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1

Nuclear Magnetic Resonance


(NMR)
T2 Spectrum

Pore body distribution

Porosity

Bound water-Free water

Capillary Pressure-NMR spectra

Permeability

Wettability
2
Hydrogen nuclei behave as though they are tiny bar magnets; aligned with the
spin axis. In the absence of a field they are randomly oriented.
NMR
Coates et al., 1999
3
42.58 /
2
!
"
# # f MHz Tesla
1 Tesla= 10
4
Gauss Earth's fieId = 0.5 Gauss at
temperate latitudes
Precessional frequency, f, depends on field strength and gyromagnetic
constant,!,
of a nuclei.
NMR
Coates et al., 1999
4
Net magnetization produced by aligned magnetic moments.
NMR
Coates et al., 1999
1
n
i
i
Net M m
#
# #
$
5
Degree of proton alignment as a function of time
NMR
Coates et al., 1999
T
1
decay
1
/
(1 )
t T
z o
M M e
%
# %
6
Absorbs energy from B
1
field at frequency, f
o
, change resonance states.
NMR
Coates et al., 1999
7
Tipping the nuclei
NMR
Coates et al., 1999
8
Free Induction Decay (FID)
NMR
Coates et al., 1999
9
1. Tipping

2. Precession

3. Flip 180

4. Precession

5. realignment
At a time 2& only those left in the plane realign.
NMR
Coates et al., 1999
CPMG Pulse sequence (Carr, Purcell, Meiboom, and Gill)
10
A 90
o
pulse followed by multiple 180
o
pulses creates a series of echo-spins.
NMR
Coates et al., 1999
11
A single decaying exponential.
NMR
Coates et al., 1999
12
Intercept = Porosity
Observed decays in real rocks. While they looks as if they can be fit with a
single exponential, they cannot!
NMR
Coates et al., 1999
13
Primary Controls on T
2
Decay

2 2B 2D
1 S 1 1
= + +
T V T T
Surface Relaxivity
Pore Fluid Viscosity
Temperature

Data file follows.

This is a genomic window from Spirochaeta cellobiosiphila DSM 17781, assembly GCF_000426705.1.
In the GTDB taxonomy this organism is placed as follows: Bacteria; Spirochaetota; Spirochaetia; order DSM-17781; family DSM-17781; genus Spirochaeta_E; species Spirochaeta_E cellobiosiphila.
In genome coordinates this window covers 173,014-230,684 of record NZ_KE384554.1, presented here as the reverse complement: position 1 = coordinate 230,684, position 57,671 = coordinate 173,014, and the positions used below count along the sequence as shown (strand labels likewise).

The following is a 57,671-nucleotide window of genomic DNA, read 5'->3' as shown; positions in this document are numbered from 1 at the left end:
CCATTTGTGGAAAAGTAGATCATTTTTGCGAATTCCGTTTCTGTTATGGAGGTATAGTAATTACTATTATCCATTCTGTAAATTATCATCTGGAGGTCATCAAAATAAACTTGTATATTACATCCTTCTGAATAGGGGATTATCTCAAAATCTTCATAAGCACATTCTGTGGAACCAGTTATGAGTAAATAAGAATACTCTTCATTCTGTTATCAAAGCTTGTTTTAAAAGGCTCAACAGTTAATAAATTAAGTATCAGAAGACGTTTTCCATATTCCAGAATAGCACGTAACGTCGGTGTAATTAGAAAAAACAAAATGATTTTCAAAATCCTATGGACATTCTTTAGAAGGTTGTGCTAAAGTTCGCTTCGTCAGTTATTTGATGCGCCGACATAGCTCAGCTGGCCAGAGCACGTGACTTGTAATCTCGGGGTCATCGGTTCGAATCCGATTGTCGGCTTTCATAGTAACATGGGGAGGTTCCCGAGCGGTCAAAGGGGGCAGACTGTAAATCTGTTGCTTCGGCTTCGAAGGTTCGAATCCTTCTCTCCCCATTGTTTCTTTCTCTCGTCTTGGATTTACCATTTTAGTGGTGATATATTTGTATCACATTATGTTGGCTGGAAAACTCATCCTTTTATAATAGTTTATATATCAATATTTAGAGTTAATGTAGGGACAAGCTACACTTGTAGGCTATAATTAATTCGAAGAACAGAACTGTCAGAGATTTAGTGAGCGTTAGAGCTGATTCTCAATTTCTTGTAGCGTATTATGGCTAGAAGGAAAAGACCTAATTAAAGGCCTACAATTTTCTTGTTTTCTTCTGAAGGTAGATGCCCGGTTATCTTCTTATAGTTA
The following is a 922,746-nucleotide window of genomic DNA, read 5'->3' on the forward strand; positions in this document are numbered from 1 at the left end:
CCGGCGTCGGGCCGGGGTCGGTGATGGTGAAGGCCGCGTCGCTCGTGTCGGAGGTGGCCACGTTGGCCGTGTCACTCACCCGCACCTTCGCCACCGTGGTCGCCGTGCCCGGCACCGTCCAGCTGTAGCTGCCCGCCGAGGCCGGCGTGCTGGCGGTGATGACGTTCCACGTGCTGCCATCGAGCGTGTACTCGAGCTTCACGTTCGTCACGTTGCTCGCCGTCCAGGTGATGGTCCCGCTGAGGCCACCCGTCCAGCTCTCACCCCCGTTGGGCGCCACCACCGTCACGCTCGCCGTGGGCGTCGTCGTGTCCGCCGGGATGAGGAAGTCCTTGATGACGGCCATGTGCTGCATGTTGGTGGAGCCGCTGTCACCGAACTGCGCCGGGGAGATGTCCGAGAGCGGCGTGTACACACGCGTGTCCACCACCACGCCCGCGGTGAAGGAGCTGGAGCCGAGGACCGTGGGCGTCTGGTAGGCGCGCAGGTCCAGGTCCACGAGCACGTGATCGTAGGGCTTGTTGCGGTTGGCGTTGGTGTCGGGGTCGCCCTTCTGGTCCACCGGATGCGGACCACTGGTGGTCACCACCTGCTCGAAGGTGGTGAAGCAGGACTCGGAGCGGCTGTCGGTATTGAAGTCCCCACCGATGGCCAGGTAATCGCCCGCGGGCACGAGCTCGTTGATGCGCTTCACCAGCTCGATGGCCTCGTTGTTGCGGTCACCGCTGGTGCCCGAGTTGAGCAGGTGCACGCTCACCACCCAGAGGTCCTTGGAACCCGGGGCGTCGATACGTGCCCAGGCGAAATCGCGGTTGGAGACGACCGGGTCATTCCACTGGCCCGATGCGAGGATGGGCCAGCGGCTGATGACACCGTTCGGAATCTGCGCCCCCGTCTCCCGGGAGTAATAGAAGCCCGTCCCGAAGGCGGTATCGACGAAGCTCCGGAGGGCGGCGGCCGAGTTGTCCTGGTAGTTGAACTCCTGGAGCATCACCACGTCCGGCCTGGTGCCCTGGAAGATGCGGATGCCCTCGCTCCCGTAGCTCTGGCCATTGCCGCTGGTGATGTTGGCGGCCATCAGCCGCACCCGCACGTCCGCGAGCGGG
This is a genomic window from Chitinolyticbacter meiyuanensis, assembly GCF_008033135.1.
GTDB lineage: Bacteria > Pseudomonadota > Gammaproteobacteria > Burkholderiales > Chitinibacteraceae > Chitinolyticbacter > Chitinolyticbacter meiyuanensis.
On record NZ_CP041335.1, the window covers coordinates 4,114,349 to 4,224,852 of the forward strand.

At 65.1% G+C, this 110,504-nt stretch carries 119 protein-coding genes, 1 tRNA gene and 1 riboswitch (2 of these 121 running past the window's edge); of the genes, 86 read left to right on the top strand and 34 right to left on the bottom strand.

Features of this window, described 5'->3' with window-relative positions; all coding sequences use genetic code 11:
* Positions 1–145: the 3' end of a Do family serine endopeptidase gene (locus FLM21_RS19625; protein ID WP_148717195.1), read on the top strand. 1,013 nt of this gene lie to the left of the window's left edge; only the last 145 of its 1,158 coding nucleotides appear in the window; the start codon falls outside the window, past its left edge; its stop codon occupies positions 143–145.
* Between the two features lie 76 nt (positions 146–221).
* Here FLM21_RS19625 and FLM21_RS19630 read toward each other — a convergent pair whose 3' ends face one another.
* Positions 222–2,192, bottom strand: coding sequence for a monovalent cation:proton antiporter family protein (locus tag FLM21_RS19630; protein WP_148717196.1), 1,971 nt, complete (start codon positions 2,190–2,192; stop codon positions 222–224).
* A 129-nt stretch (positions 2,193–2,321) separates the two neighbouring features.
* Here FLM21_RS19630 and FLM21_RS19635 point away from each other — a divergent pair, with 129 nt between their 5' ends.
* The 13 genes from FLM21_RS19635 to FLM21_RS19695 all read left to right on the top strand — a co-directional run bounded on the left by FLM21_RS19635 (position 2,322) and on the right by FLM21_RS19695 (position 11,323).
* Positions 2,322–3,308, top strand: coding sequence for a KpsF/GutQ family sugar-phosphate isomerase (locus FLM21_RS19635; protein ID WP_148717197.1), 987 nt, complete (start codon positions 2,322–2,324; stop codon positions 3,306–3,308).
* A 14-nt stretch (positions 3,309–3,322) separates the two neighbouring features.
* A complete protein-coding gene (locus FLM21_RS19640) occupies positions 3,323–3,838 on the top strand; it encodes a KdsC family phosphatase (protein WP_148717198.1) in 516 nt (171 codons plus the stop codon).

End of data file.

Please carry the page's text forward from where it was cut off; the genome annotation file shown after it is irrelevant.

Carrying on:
Pore Fluid Diffusivity
Magnetic Field Gradient
Mineralogy
Pore Surface to Volume Ratio
'
sandstones
~ 9- 46 (m/s
14
Material '((m/s)
Glass beads 5 - 11
Sandstone 0.37- 2.39
Quartz sand 0.013
Quartz 0.83
Silica sand 2.89 - 3.06
Sandstones 9.0 - 46
Fontainebleau ss 16
carbonate 5
clays 1.8-3.3
NMR Surface relaxivities
Dunn et al., 2002; Cheng and Vinegar, 1994; Matteson et al., 1998
15
BVI (Bulk Volume Irreducible)

The fractional part of the formation volume occupied by immobile ,
capillary-bound water.
FFI (Free Fluid Index)

The fractional part of the formation volume occupied by fluids free ,
to flow.
NMR-Fluid Partitioning
16
NMR-response
Coates et al., 1999
Pore body T
2
T
2
-spectrum
Composite
2_1
/
0
t T
x
M M e
%
#
2_ 2
/
0
t T
x
M M e
%
#
2_3
/
0
t T
x
M M e
%
#
2_ 4
/
0
t T
x
M M e
%
#
2_
/
0
1
i
n
t T
x i
i
M M f e
%
#
#
$
17
Typical NMR Interpretation
0.00
0.50
1.00
1.50
2.00
0.1 1 10 100 1000 10000
T
2
,msec
I
n
c
r
e
m
e
n
t
a
l

P
o
r
o
s
i
t
y

[
p
u
]

C
a
p
i
l
l
a
r
y

B
o
u
n
d

F
l
u
i
d

-

B
V
I

C
l
a
y

B
o
u
n
d

W
a
t
e
r

-

C
B
W

Solid
Rock
Matrix
Movable
Water
Clay-
Bound
Water
Hydro
Carbon
Dry
Clay
Capillary-
Bound
Water
FFI BVI
)
Effective
)
Total
Fluid
Porous Media
T2_cut_off
33ms clastics
100-190 ms carbonates
18
NMR T
2
Distribution- Ambient P&T
A
m
p
l
i
t
u
d
e

T
2
, msec
0
10
20
30
40
50
60
70
80
90
100
0.01 0.1 1 10 100 1000 10000 100000 1000000
Brine (25000 ppm NaCl)
Berea, S
w
= 100%
Brine (25000 ppm NaCl)




T
2
= 1 sec
Bulk Relaxation/ Surface Relaxation
Total Area = Porosity
I
n
c
r
e
m
e
n
t
a
l

P
o
r
o
s
i
t
y

19
Porosity Comparison
y = 0.99x
R
2
= 0.99
0
5
10
15
20
25
0 5 10 15 20 25
Saturated Porosity, %
N
M
R

P
o
r
o
s
i
t
y
,
%
NMR-Porosity
20
NMR-Porosity
Straley et al., 1995